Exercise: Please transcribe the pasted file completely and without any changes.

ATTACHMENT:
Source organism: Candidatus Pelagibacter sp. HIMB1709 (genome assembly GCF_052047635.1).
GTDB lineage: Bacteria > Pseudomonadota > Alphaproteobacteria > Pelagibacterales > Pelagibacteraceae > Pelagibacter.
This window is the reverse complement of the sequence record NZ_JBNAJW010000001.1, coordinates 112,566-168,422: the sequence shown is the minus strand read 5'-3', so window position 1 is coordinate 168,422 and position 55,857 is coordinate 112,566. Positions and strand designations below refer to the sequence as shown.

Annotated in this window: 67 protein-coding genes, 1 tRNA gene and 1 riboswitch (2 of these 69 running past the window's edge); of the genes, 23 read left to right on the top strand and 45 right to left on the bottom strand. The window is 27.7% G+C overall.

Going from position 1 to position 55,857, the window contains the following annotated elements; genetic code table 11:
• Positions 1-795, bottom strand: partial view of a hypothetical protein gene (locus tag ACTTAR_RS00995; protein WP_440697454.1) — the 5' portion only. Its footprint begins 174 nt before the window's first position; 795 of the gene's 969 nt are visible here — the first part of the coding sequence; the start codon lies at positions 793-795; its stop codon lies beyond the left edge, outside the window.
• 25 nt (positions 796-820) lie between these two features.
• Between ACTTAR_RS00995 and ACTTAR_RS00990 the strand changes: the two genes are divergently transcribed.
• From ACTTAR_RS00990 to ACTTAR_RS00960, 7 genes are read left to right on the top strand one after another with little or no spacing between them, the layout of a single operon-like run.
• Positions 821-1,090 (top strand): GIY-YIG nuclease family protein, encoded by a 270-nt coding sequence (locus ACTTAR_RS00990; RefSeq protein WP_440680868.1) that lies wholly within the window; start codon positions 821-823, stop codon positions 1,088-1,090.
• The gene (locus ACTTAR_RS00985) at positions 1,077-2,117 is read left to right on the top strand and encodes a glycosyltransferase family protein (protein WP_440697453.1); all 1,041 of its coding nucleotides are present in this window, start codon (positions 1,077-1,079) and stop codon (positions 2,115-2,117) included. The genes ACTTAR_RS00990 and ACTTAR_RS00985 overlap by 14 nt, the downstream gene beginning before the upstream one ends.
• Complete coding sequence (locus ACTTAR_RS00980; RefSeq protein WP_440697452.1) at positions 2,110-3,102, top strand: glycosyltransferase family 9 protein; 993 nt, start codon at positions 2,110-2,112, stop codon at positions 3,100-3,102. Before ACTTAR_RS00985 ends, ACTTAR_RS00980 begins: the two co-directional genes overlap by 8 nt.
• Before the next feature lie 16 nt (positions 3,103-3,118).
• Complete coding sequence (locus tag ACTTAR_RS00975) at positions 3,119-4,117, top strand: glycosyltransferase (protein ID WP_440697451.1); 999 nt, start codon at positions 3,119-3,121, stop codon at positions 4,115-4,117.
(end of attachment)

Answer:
Source organism: Candidatus Pelagibacter sp. HIMB1709 (genome assembly GCF_052047635.1).
GTDB lineage: Bacteria > Pseudomonadota > Alphaproteobacteria > Pelagibacterales > Pelagibacteraceae > Pelagibacter.
This window is the reverse complement of the sequence record NZ_JBNAJW010000001.1, coordinates 112,566-168,422: the sequence shown is the minus strand read 5'-3', so window position 1 is coordinate 168,422 and position 55,857 is coordinate 112,566. Positions and strand designations below refer to the sequence as shown.

Annotated in this window: 67 protein-coding genes, 1 tRNA gene and 1 riboswitch (2 of these 69 running past the window's edge); of the genes, 23 read left to right on the top strand and 45 right to left on the bottom strand. The window is 27.7% G+C overall.

Going from position 1 to position 55,857, the window contains the following annotated elements; genetic code table 11:
• Positions 1-795, bottom strand: partial view of a hypothetical protein gene (locus tag ACTTAR_RS00995; protein WP_440697454.1) — the 5' portion only. Its footprint begins 174 nt before the window's first position; 795 of the gene's 969 nt are visible here — the first part of the coding sequence; the start codon lies at positions 793-795; its stop codon lies beyond the left edge, outside the window.
• 25 nt (positions 796-820) lie between these two features.
• Between ACTTAR_RS00995 and ACTTAR_RS00990 the strand changes: the two genes are divergently transcribed.
• From ACTTAR_RS00990 to ACTTAR_RS00960, 7 genes are read left to right on the top strand one after another with little or no spacing between them, the layout of a single operon-like run.
• Positions 821-1,090 (top strand): GIY-YIG nuclease family protein, encoded by a 270-nt coding sequence (locus ACTTAR_RS00990; RefSeq protein WP_440680868.1) that lies wholly within the window; start codon positions 821-823, stop codon positions 1,088-1,090.
• The gene (locus ACTTAR_RS00985) at positions 1,077-2,117 is read left to right on the top strand and encodes a glycosyltransferase family protein (protein WP_440697453.1); all 1,041 of its coding nucleotides are present in this window, start codon (positions 1,077-1,079) and stop codon (positions 2,115-2,117) included. The genes ACTTAR_RS00990 and ACTTAR_RS00985 overlap by 14 nt, the downstream gene beginning before the upstream one ends.
• Complete coding sequence (locus ACTTAR_RS00980; RefSeq protein WP_440697452.1) at positions 2,110-3,102, top strand: glycosyltransferase family 9 protein; 993 nt, start codon at positions 2,110-2,112, stop codon at positions 3,100-3,102. Before ACTTAR_RS00985 ends, ACTTAR_RS00980 begins: the two co-directional genes overlap by 8 nt.
• Before the next feature lie 16 nt (positions 3,103-3,118).
• Complete coding sequence (locus tag ACTTAR_RS00975) at positions 3,119-4,117, top strand: glycosyltransferase (protein ID WP_440697451.1); 999 nt, start codon at positions 3,119-3,121, stop codon at positions 4,115-4,117.